If you are packing items of different weights in the same box, make sure the heaviest stuff is at the bottom of the box, and label which side is which. This will reduce the chance of the heavy items breaking the lighter or more delicate ones.

  1. Use Dividers for Glassware

If you are transporting cups, glasses, or anything else made of glass, it’s very common to wrap these objects up in newspaper or packing paper.

But another great option is getting cardboard dividers. These dividers keep all your glassware separated and prevent them from shifting or colliding with each other.

  1. Fill Hollow Items with Packing Paper

People often believe that packing glasses, jars, or other hollow items tightly is enough to prevent them from breaking. However, the vibrations from the truck can end up making them break or crack. A way to reduce this possibility is by packing the inside of the cups and jars with plenty of paper. This will help lessen the effect of vibrations.

Tightly wrapped each item
  1. Wrap Each Item individually

You should wrap every fragile item on its own. For each, use the type of packing supply that fits best. For plates and glasses, you can use newspapers. For delicate china, bubble wrap tightly wrapped and secured with tape will be better.

Another good idea is to place these items on smaller boxes of their own. This will help reduce the chance of them breaking.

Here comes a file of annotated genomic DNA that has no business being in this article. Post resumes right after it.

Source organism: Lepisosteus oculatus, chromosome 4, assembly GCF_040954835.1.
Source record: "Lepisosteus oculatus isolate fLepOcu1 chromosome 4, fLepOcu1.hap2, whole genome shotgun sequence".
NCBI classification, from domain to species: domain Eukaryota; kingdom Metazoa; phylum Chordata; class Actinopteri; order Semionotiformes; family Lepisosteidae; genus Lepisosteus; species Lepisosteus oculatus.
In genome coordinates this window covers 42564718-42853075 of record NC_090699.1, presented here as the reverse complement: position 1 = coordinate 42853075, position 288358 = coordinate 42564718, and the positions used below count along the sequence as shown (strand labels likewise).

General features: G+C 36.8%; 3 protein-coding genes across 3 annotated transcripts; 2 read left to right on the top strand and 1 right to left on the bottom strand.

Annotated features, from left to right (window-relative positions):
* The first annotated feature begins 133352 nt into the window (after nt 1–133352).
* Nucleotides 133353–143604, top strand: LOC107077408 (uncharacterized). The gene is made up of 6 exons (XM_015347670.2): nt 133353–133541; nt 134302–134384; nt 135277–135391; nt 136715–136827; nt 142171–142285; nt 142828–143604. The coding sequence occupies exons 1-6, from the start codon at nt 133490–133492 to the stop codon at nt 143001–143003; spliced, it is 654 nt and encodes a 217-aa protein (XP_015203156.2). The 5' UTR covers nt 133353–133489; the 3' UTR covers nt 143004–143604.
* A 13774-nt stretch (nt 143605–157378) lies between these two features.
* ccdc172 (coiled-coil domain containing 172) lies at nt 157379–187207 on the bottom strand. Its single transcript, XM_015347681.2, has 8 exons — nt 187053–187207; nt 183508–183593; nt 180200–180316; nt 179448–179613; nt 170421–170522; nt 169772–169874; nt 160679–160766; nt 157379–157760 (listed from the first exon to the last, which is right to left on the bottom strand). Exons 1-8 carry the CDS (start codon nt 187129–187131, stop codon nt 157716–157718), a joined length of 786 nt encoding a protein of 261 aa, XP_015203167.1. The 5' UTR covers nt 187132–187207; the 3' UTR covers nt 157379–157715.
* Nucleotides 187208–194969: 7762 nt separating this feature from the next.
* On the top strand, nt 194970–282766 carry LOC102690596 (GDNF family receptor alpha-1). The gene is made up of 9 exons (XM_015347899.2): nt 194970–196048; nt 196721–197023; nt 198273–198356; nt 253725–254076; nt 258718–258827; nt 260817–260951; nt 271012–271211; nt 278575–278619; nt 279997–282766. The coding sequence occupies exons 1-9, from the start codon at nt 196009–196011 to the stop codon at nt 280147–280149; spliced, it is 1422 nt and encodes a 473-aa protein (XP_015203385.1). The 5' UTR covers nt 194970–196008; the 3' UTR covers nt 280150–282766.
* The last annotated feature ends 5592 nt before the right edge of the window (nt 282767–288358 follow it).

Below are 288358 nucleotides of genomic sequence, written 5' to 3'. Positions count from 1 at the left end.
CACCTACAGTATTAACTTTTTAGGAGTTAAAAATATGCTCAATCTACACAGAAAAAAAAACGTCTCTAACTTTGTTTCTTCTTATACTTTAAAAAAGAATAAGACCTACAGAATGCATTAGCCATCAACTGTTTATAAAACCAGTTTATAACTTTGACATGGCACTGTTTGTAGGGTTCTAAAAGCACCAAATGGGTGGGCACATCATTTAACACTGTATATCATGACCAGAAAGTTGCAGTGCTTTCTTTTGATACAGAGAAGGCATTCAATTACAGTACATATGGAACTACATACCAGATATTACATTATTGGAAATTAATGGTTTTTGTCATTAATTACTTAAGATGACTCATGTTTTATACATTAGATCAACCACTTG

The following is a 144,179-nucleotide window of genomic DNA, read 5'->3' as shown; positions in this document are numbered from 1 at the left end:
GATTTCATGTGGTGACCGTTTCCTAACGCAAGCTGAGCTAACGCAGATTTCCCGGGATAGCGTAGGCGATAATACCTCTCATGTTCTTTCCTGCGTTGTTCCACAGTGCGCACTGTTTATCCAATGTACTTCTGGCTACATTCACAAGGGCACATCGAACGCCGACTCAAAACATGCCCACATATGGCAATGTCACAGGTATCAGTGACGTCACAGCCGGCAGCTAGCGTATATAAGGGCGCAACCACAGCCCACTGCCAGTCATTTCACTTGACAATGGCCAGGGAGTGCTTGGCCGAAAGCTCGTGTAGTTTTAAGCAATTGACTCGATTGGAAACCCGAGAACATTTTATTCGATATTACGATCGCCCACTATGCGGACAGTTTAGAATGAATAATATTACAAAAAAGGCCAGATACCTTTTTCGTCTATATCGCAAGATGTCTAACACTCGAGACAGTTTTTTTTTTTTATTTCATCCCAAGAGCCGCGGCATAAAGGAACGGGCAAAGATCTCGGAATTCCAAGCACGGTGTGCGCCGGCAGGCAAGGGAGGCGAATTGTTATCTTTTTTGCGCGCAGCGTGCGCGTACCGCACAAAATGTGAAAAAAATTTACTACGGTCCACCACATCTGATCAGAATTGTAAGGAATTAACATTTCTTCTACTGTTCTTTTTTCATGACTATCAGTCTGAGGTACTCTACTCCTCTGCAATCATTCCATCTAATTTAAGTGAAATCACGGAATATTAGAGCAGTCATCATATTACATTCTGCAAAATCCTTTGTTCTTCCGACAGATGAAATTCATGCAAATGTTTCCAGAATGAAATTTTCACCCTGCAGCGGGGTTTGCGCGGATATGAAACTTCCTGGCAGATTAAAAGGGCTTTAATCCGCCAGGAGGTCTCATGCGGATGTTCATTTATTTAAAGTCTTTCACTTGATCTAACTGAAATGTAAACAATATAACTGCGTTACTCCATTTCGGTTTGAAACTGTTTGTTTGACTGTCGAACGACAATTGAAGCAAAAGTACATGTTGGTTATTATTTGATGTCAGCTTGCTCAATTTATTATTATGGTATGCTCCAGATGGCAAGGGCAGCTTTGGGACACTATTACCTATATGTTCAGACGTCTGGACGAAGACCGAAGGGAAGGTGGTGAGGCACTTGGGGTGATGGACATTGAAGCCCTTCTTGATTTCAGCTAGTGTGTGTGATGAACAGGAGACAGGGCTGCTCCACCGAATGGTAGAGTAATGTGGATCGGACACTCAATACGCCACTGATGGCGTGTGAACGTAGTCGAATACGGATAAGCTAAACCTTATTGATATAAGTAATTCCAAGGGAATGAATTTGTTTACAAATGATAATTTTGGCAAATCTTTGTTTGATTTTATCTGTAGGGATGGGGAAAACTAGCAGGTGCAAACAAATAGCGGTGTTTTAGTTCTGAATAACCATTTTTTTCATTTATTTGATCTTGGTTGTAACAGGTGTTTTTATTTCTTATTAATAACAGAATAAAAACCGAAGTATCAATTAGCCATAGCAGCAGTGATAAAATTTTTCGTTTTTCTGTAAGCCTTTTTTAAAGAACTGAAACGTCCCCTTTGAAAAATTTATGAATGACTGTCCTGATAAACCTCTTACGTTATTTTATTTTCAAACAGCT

1. Pack Plates Vertically

Speaking about high-quality plates and dishes, you’ll want to stack those vertically, wrapped with bubble wrap and secured with tape, inside of a box to reduce the amount of space they need.

If you’ve followed our tips so far, then you should have made a small bedding of supplies for cushioning at the bottom of the box.

  1. Secure Your Electronics

Electronic equipment and devices are very delicate and expensive, so it is extra important to take care of their packaging. Use the original boxes they came in if you still have those available, as they are designed specifically for transporting them. If that is not an option, make sure they are packed up tightly in a box.

When moving, it’s better to be safe than sorry. So if any of these electronic devices have very important data, make a backup before you start your move.

Secure electronics device

Chris Townsend is a moving professional and relocation expert that has more than 10 years of experience in the moving industry. With a background that includes working in virtually every aspect of the company, he has distinguished himself as an integral part of our operations with expertise in all things related to moving. Chris has a keen eye for detail and brings intelligence and passion to every project he’s involved with.

While getting his degree in communications from Santa Clara University, Chris started out with the company working in the field as part of our team of professional moving associates. Following graduation, he was promoted to our main office, where he has thrived in a role that involves increasing responsibility and requires him to wear many different hats. Some days, you may find him answering the phone and providing moving estimates, others he may be writing for our moving blog, and another day he may be coordinating a large corporate moving job or helping us with our marketing efforts. Chris has authored many of our in-depth moving guides, as well as provided our clients with information and advice to handle the complexities of their upcoming moving plans. Simply put, there’s nothing he can’t do and we wouldn’t be where we are today without him.